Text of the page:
Prepared by Adelina Del Real:
After entering the non-profit world I knew it was the environment I was destined to work in. There is great satisfaction in being able to assist people and feel good about what you do. Gratification in my experience has been even greater as I get to work with the most vulnerable group, children. Working with unaccompanied minors who arrive in the United States from Central America has provided me a window into the experiences these youth live before, during and after their trip to the U.S. After experiencing an immersion week in Rome learning about Refugees and trafficked humans my perspective is much different. I was always sympathetic to the children’s stories, however now I see them in a whole new light.
My immersion week in Rome taught me that refugees need a much more comprehensive understanding of not just the legal issues they are facing, but also of the traumatic situation they are living. Learning about NGO’s was very interesting to me as they function differently than the organizations I have worked for. One thing that stood out for me was how most were funded by the state and gathered data on outputs instead of outcomes. I think it makes a great difference to be able to provide services to a population who is in dire need of services without having the constant worry about where the funding is going to come from. Receiving information about how other countries financially support local welfare systems really opened my eyes on the global methods available. This doesn’t mean that one method is better than the other, however I could get a sense that staff from organizations such as Jesuit Refugees Services, Centro Astalli and Caritas Rome were able to focus on the needs of their clients knowing there was financial assistance available.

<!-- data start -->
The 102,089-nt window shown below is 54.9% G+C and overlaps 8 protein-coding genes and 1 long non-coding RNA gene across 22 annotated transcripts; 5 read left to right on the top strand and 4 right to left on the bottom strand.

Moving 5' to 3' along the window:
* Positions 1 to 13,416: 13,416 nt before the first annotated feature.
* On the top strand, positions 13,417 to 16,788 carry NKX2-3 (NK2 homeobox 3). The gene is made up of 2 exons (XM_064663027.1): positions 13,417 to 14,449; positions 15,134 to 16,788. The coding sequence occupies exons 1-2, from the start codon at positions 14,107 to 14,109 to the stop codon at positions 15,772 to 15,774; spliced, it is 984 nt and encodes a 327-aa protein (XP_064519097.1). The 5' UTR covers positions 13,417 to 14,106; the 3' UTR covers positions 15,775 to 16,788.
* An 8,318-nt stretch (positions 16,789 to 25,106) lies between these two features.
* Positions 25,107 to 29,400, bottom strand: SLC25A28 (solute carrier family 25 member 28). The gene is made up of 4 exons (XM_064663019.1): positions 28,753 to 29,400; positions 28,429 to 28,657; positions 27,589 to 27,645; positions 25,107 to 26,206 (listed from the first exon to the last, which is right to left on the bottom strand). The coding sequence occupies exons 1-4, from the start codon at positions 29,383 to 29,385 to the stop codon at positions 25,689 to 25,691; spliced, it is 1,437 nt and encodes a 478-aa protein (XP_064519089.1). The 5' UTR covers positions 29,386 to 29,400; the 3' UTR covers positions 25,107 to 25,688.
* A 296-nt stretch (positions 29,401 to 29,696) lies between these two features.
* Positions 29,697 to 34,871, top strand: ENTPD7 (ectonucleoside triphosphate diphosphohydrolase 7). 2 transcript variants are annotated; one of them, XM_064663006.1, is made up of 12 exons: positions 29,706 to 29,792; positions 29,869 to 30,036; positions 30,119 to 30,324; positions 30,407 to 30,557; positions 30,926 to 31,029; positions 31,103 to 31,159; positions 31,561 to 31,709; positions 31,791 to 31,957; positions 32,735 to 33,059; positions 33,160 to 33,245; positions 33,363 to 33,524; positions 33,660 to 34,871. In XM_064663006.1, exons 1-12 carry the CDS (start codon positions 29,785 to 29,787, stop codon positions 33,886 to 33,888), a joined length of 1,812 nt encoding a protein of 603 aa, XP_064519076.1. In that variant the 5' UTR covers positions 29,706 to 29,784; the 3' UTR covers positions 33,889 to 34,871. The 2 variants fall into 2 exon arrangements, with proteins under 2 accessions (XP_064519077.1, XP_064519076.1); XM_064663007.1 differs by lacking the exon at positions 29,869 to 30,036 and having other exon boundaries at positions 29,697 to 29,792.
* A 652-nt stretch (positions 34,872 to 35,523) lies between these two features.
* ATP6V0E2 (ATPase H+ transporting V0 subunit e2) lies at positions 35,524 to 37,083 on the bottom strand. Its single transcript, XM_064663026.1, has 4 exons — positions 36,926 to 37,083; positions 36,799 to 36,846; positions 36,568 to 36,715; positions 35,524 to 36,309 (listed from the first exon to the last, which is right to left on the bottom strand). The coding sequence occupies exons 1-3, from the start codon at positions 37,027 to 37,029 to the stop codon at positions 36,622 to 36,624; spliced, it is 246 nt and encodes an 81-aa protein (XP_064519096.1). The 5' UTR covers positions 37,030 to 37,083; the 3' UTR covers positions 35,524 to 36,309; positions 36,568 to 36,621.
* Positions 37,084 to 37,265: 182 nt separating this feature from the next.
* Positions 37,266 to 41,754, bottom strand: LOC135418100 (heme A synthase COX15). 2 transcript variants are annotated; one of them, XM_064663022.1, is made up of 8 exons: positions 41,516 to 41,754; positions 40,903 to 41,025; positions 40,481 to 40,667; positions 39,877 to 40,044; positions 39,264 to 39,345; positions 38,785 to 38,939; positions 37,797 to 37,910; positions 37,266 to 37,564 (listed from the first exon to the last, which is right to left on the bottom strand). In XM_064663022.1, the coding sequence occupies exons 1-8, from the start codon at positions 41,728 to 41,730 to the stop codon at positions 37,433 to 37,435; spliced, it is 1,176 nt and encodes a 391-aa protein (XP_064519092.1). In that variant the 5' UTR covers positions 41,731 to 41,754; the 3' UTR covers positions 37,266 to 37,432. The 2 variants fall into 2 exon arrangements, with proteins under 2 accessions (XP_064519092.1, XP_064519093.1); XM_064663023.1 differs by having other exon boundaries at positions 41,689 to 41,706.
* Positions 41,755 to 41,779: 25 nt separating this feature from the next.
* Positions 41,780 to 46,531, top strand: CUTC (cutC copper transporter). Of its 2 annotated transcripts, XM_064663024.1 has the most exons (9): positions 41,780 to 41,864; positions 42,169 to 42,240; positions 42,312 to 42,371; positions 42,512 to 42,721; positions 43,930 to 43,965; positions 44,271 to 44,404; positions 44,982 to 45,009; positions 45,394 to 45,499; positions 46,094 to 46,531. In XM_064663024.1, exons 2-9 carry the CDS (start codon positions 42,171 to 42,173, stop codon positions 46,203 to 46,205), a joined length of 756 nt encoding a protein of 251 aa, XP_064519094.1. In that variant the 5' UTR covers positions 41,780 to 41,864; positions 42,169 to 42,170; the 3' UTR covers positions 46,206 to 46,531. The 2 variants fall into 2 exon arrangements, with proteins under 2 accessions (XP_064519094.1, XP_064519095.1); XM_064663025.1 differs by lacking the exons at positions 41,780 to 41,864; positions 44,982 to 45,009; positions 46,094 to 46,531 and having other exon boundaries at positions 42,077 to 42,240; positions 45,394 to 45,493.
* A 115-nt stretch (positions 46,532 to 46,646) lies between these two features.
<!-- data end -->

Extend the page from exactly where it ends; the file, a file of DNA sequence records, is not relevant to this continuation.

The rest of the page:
Visiting Centro Astalli in Rome was also a great experience for me. Being able to see firsthand the center that provides refugees with a place to shower eat and receive healthcare made the experience more personable. We were there with the refugees and learning from them. We were lucky enough to hear from Anthony, A Kenyan refugees who had obtained a career and degree in his home country but was persecuted and forced to leave. He left behind his family and a twin brother, traveling with his mother to Italy. Anthony’s story was very touching as he was a very charismatic man who endured kidnapping and torture. Having to leave his family must have been a very difficult decision for him, yet he shared how he was thriving in Rome now and even helped at Centro Astalli. A story of pain and perseverance, Anthony is a great example of Refugees finding a gleam of light in a cave of darkness. When working with unaccompanied youth now, my understanding of their stories and experiences goes beyond being sympathetic, it brings forth a sense of needing to accompany our clients in a variety of areas in order to be supportive in their transition of integration into their new home.